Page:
A Fox Is Living on the White House Grounds and No One Can Catch It Because of the Shutdown

Really.
A fox. Unfortunately, no pictures of the White House fox are available. (jans canon/Flickr)

Illustrators of children's books, here is your next story: 

The U.S. government has shut down and the woodland creatures of Washington, D.C., use the decline in human presence to take over the grounds of the White House.

Squirrels frolic in the first lady's vegetable garden, feasting on overgrown tomato vines. Bees are left to their own devices, their waxy cells dripping with uncollected honey. The birds have a field day with plants left to go to seed. And at dusk and dawn there comes the fox, treading gingerly through the long grass of the South Lawn.

All this and more is happening in real life, according to Eddie Gehman Kohan, the author of the Obama Foodorama blog, which chronicles food (and foodie) policy as it relates to the White House. The government shutdown, now entering its third week, has sidelined groundskeepers at the White House, who are barred from tending Michelle Obama's kitchen garden and other White House plant life beyond the most basic acts of watering and taking out the trash.

"The wildlife that lives on the historic 18-acre campus—including a newly arrived fox now making a home at the White House—are having a field day," Kohan reports. "Thanks to the shutdown, groundskeepers have given up on their efforts to catch the elusive creature, who showed up to live inside the White House gates more than two weeks ago. [The fox] has been spotted many times at dawn and dusk" according to the White House sources she says are "highly reliable and multiple."

Squirrels gone wild! This one is enjoying the offerings at the untended White House kitchen garden during the government shutdown.(ObamaFoodorama.com)

Also having a field day are "the many squirrels who live at the White House," she notes.

"The squirrels are always a problem in the garden, eating the berry crop in the summer months.  But they're now kids in a candy store, gorging themselves," Kohan observes. "The bushy-tailed residents are feasting on the ripe Sungolds on the vines, as well as on other tomatoes and peppers littering the ground, as are the many birds who call the White House home." These include "blue jays, wood thrush, mocking birds, crows, and some robins still lingering in what was until this week a very warm October."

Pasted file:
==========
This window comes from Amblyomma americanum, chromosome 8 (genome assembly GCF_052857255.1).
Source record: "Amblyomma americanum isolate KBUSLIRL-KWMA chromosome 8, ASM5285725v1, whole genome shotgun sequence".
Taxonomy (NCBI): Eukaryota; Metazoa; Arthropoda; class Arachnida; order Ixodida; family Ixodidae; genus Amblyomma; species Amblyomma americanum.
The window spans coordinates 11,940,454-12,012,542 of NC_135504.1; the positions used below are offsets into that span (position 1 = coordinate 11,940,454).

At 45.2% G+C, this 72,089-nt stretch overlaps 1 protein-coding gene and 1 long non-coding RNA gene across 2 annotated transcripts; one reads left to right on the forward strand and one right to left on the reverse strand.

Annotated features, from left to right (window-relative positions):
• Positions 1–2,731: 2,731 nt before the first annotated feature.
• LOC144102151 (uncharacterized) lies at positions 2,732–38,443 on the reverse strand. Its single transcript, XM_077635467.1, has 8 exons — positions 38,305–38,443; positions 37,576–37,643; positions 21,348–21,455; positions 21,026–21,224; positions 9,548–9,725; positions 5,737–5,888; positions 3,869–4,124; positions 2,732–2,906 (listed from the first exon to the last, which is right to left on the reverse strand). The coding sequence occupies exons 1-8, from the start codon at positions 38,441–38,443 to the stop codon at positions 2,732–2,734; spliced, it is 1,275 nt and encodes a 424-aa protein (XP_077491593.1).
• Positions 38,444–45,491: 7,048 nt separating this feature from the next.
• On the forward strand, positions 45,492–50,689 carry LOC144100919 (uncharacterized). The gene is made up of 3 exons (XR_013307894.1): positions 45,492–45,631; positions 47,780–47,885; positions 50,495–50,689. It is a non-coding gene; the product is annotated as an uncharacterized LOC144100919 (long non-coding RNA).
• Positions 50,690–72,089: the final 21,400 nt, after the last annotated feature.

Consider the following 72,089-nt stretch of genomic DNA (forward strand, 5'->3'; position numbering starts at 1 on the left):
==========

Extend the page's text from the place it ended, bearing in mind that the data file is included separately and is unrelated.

This isn't the first time a fox has invaded one of the three branches of the federal government. In 2002 a fox dashed into the U.S. Supreme Court on a Sunday, leading to a full-on fox hunt with "two American foxhounds and a border terrier," as well as traps and animal-control specialists. And in 2009 a pack of raccoons briefly drew attention after taking up residence on the White House grounds.

Presented by

Garance Franke-Ruta is a former senior editor covering national politics at The Atlantic.

The Case for Napping at Work

Most Americans don't get enough sleep. More and more employers are trying to help address that.

Join the Discussion

After you comment, click Post. If you’re not already logged in you will be asked to log in or register.

blog comments powered by Disqus

Video

The Case for Napping at Work

Most Americans don't get enough sleep. More and more employers are trying to help address that.

Video

A Four-Dimensional Tour of Boston

In this groundbreaking video, time moves at multiple speeds within a single frame.

Video

Who Made Pop Music So Repetitive? You Did.

If pop music is too homogenous, that's because listeners want it that way.

Video

Playing An Actual Keyboard Cat

A music video transforms food, pets, and objects into extraordinary instruments.

Video

Stunning GoPro Footage of a Wildfire

In the field with America’s elite Native American firefighting crew

Video

The Man Who Built a Forest Larger Than Central Park

Since 1979, he has planted more than 1,300 acres of trees.

More in Politics

Just In